This guest post is by John Hessler, curator of the Jay I. Kislak Collection of the Archaeology & History of the Early Americas. It is part of a series, Excavating Archaeology.
The ceramics created by ancient Maya potters make for some of the most vibrantly colored objects that survive in the archaeological record of the Americas. Through the centuries, a great deal of the coloration on many of the surviving examples has eroded, its brilliance lost to the ravages of time. Occasionally however, there are rare survivals that give us an indication of just how colorful was the Pre-Columbian Maya world.
In the Kislak Collection, there are two extraordinary vessels from Quintana Roo, Mexico, which date from the 13th to 15th centuries. These two small ceramic pots, each measuring only a little over four inches tall, are made from red ceramic and display a vivid spectrum of colors.
Diving god vessel from Quintana Roo. Jay I. Kislak Collection. Author photo.
Both of these pots are painted in the style of Mixteca-Puebla forms found in central Mexico and around the area of Oaxaca. The subjects of the vessels are diving figures, so called because they are pictured as plummeting headfirst from the sky. Each vase is painted with angular lines running across their faces, a mark usually associated with a postclassic version of the Maya maize god. Both vessels show the figures holding offerings.
Three-dimensional model of one of the diving god vessels from Quintana Roo. Jay I. Kislak Collection. GIF by author.
The angled lines on the face, along with other symbolic colorations, reveal that these pieces are cultural hybrids, with the late variant of the Maya maize god, known as “Bolon Mayel,” merging with features of the Central Mexican version “Centeotl,” and the god of flowers and plants, “Xochipilli.”
Madrid Codex, showing a diving god. Jay I. Kislak Collection.
The diving god appears in many forms and in many places in Maya art — stone carvings, wall paintings and in one of the four surviving Maya books, the Madrid Codex. It’s pictured above. The diving god is upside down at the top of the blue section.
The painting on the two vases is also special.
The Maya made their pottery by hand, without a potter’s wheel, a process that involved many steps. The first, of course, was selecting and preparing the clay. Then the potter might fold into the mix different additives, known as tempers, such as ground limestone or volcanic ash.
Scanning electron microscope image of the Maya ceramic matrix showing the additives and temper in the clay. Preservation Testing and Research Division.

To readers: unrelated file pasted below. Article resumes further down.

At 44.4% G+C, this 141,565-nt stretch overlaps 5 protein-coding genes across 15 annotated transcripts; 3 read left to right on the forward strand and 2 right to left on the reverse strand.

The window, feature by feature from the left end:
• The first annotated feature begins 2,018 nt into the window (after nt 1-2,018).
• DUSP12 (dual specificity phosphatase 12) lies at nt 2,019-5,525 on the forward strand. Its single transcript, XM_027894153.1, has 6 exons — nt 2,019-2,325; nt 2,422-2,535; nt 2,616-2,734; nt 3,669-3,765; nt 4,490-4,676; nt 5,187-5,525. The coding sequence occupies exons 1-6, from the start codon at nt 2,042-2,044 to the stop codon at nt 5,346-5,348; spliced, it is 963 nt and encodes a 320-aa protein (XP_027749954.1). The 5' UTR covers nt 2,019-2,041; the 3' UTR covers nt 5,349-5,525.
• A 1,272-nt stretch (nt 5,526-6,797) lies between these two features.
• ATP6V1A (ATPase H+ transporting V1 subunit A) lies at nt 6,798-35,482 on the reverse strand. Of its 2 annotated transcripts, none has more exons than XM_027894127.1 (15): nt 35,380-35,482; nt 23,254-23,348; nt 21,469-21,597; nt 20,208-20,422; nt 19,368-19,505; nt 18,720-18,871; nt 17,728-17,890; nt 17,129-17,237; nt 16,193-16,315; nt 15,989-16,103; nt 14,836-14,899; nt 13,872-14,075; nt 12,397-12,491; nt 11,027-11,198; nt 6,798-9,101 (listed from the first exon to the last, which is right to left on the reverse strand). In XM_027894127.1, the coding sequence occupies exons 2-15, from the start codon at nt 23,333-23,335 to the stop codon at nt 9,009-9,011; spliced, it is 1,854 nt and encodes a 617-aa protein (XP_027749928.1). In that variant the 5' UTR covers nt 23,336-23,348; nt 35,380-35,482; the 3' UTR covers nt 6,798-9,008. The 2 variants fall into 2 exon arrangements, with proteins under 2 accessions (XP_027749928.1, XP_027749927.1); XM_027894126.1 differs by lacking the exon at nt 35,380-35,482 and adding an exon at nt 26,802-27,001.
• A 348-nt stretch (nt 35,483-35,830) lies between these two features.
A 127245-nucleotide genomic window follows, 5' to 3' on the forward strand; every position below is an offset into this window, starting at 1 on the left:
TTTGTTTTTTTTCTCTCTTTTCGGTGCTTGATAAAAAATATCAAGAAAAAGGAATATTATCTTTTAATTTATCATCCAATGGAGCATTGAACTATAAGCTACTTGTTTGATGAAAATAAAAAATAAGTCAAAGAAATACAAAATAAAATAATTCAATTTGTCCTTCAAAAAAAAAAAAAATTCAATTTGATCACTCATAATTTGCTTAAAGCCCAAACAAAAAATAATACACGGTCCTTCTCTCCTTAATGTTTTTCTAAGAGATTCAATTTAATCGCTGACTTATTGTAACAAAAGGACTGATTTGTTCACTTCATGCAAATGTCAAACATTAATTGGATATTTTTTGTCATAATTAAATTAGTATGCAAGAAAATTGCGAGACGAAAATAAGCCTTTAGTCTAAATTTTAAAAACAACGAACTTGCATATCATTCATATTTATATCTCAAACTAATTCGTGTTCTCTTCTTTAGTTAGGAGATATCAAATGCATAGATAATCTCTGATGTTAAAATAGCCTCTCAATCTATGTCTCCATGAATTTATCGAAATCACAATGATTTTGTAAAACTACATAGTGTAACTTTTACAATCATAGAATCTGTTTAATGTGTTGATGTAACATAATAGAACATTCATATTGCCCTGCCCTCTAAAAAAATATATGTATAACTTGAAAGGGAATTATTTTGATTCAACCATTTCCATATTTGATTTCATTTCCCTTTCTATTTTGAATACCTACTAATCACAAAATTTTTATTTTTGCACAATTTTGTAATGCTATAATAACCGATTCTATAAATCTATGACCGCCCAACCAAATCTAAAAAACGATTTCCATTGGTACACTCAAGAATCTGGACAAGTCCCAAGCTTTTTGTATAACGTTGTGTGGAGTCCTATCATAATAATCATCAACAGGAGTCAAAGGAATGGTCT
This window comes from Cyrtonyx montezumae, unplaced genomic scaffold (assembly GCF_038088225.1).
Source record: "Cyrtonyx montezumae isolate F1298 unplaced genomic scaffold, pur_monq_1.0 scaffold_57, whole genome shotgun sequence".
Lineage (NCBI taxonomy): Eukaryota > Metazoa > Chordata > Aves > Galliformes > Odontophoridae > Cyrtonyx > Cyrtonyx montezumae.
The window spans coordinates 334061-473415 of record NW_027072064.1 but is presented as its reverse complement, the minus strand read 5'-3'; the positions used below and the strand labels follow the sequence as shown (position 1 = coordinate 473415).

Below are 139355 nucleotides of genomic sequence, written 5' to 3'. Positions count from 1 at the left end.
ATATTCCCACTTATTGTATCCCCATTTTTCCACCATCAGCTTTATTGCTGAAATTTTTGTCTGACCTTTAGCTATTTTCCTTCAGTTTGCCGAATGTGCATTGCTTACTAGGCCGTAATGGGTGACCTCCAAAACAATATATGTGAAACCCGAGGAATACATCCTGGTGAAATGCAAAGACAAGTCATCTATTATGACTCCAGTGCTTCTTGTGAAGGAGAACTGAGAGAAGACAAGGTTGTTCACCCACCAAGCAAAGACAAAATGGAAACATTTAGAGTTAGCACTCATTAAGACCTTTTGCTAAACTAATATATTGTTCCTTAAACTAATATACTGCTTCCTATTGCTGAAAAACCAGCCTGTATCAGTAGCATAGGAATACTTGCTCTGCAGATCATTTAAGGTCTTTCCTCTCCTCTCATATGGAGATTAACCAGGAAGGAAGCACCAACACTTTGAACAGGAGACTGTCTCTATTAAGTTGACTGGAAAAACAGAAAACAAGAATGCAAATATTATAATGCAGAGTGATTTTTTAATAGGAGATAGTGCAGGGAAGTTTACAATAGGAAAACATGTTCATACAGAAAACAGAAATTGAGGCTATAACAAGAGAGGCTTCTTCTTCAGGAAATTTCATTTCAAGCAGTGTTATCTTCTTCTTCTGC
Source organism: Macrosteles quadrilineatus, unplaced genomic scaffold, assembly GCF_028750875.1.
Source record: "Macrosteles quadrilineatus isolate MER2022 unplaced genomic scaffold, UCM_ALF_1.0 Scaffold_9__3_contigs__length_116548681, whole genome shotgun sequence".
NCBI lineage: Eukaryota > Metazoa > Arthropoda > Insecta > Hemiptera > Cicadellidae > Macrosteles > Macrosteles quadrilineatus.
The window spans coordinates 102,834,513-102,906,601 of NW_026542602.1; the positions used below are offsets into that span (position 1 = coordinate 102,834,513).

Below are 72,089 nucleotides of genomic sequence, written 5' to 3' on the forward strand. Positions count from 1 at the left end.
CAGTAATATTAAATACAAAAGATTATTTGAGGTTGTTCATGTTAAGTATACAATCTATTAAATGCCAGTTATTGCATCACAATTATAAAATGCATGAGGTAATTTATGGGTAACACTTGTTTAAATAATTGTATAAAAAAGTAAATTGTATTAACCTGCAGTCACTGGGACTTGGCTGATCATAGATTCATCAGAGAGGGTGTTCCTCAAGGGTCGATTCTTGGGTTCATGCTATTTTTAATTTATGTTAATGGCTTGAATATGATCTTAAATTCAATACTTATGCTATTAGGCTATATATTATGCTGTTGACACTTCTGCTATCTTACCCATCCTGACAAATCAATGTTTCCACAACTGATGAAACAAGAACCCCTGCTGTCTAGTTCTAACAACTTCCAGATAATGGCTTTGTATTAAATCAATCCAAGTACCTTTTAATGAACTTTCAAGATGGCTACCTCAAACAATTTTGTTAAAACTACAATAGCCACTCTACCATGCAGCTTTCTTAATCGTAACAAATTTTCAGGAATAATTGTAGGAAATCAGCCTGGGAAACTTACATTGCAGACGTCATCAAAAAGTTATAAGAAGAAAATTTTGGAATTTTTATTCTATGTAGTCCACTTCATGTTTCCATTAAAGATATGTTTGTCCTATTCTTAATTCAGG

Before firing in a kiln, the surface would typically be covered in slips, which are mixtures of minerals and pigments. They are applied to give the vessels their color, shine and brilliance. In the the diving god pieces above, there was no slip applied. They were painted after they came out of the firing kiln.
Magnified section of the painted surface. LED microscope photo by author.
One of the colors is an important innovation. The bold and distinct blue paint, which we see on the ear-spools, is called Maya blue. The pigment is a composite of ingredients, primarily a mix of blue indigo dyes derived from the leaves of Indigofera suffruticosa plants (the same dye in your blue jeans). It is combined with palygorskite, a natural clay that is important to the longevity of the color.
Indigofera suffruticosa leaves from Mexico. Smithsonian Institution, Museum of Natural History, Botanical Collections.
The stability of Maya blue, and the reason it does not fade on ancient ceramics (like it does in your jeans) is because the palygorskite particles in the paint form a kind of lattice, mixing with and trapping the indigo molecules. This structure makes the paint amazingly resistant to natural bio-corrosion, resulting in the survival of the beautiful blue color we still see on the vessels today.
A diving god vessel with Maya blue paint on the ear-spool. Jay I. Kislak Collection. Author photo.
Maya blue, and many of the other colors found painted across ancient Mesoamerica, are striking in their brilliance and composition, and are a testimony to the artists who experimented with the wide variety of plants, minerals, and binders needed to create these colors. Nearly indescribable to us today, and whose original names have, in many cases, been lost to history, these paints are clearly examples of what the 19th century art critic John Ruskin meant when he said, “It is the best possible sign of a color when nobody who sees it knows what to call it.”
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